One of our V-drive inboard diesels conked out shortly after we had dropped off our passengers at Pier 66's fuel dock in Fort Lauderdale. The couple, potential owners of our test boat, a Molokai Strait 75 prototype called Hercules, waved gaily from afar as Molokai director/co-owner Jeff Druek belabored the Glendinning electronic engine control on the starboard bridge wing and then
Here at PMY, we're fortunate to enjoy the use of a different boat each summer, which we take out for product testing, entertaining clients, and of course, our leisure. Last summer's Cruisers Yachts 447 Sport Sedan provided my first chance to actually weekend aboard a boat from this
Can a thousand-boat-per-year builder be considered a startup business? The answer is yes and no. Milan, Italy-based and family-owned Sessa Marine has been a household name in the European boating scene since the late 1950's, but it decided to take on the highly competitive American boating market only in the last year or so.
A couple of factors have played a part in that decision.
All things happen for a reason, right? After a recent sea trial—actually two sea trials, as I will explain—aboard the PC 62 (previously known as the VG 60), an Italian-built catamaran from Ancona's V.G. Shipyard, I was beginning to see the light behind this oft-used and seldom-understood adage.
My first test started uneventfully. BRB Yachts, the 62's U.S. distributor, had the
More than likely, the color of the hull had something to do with my reaction the morning I stood on the dock admiring Viking's 54 Convertible—if there's anything kickin' around the marine scene today that looks better on a hull side or a transom than Viking's seafoam green, I'll be danged if I know what the heck it is. Add a glossy, snow-white superstructure, a teaky pair of Murray Products
Okay, I'm gonna brazenly reveal my vintage here—I sea trialed the very first Riviera Yacht to arrive in the United States from the Gold Coast of Australia in 1988, back when Supertramp, Billy Ocean, and The Miami Sound Machine were big. The boat was a 38-foot convertible, a sportfishing cruiser with a roomy and comfortable flying bridge, gutsy fiberglass construction, savvy engineering in
There's nothing like a boat-show breakdown: big guys swinging giant hammers knocking out the massive pins that connect the floating docks and staffers in single-outboard-powered skiffs with bow-mounted cow catchers pushing those docks around so fast it looks like they're backing down on a marlin. Boats are everywhere, heading for home, the next show, and to new owners. This controlled chaos makes
Thirty-two feet is a perfect size for a lot of boaters, and with good reason. There is enough length to fit an enclosed head, a comfortable master cabin, a reasonable galley, and a cockpit big enough to relax in. Modest power can yield good performance and fuel economy, and single diesel power even more so. I own a 32-footer, and after having shopped for a lot of bigger vessels, I've concluded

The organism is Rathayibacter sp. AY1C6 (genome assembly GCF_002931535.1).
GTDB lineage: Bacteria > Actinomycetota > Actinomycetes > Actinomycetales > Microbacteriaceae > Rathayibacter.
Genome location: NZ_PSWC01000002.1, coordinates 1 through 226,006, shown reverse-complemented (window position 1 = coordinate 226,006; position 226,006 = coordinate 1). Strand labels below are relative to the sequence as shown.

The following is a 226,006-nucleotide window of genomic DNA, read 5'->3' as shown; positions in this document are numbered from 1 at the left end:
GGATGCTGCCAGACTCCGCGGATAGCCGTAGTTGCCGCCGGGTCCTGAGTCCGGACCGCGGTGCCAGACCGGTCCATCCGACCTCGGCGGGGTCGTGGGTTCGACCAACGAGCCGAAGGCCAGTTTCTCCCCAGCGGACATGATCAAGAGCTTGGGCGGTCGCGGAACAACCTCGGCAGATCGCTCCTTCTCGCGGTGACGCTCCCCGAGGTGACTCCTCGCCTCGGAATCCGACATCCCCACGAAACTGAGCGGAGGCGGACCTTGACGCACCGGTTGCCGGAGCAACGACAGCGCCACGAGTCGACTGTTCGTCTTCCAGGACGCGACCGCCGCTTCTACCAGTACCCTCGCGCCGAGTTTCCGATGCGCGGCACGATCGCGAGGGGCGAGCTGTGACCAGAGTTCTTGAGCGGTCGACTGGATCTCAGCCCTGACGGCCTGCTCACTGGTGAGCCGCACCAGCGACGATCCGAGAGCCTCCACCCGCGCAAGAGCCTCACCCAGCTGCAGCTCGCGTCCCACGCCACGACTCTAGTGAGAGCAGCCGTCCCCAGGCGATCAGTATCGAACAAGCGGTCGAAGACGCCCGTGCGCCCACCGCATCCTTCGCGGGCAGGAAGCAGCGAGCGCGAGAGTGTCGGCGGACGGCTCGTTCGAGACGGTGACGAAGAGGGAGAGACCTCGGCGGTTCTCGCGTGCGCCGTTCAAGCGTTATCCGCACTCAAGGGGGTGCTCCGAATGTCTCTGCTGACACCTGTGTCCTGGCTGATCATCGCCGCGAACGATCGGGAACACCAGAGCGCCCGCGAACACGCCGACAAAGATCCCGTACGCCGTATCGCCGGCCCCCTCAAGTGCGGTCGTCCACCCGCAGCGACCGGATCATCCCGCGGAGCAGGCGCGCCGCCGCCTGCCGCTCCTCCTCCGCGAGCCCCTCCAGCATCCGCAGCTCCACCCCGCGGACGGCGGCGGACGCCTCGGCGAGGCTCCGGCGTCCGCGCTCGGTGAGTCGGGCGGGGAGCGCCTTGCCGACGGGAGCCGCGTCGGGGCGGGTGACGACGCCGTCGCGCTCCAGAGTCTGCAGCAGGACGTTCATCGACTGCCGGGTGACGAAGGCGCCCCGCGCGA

You don’t get to ride in a Riva every day. It’s not that they’re scarce, exactly. In the six years since the first of the “new” Rivas, the Aquariva runabout, came out, the company has launched no fewer than eight other new models. But demand appears to be outstripping supply to such a degree that few boats hang around long enough for mere journalists to get a hold of them.
So to turn up at
The slick exteriors and restrained yet contemporary interiors of Azimut’s flying-bridge models, courtesy of the dynamic design duo of Carlo Galeazzi and Stefano Righini, have succeeded where others have failed: executing striking design across a line of flying-bridge cruisers. And while they are now available in sizes ranging from 39 to 116 feet, the builder felt it needed to offer more than just
I was rigging baits in the cockpit of a 43-foot express sportfisherman at the 2005 White Marlin Open when a man who was fishing the boat next to my team’s came walking over. He asked if he could come aboard and take a look, and we happily invited him on. After about a half hour of going through the boat, he asked us what we liked and didn’t like about her. We shared some ideas, and then he
t’s not surprising that the waters just outside Miami right after a boat show are chockablock with gorgeous high-performance yachts doing wide-open-throttle, loop-d-loop demos, photo shoots, or just blasting off for home. And what better place to experience the Stealth 540’s oh-so-surprising top end? Time after time—it’s addictive—we slipped this 54-foot luxury cruiser into a
When I drew the assignment to test the Sea Ray 55 Sundancer, I wasn’t exactly thrilled. I’ve tested I don’t know how many Sundancers over the years, and I know they can be hard to write about. The basic Sundancer concept—a midcabin, V-drive, express cruiser—is long established, well-proven, highly successful, and essentially unchanging. Differences from year to year tend to be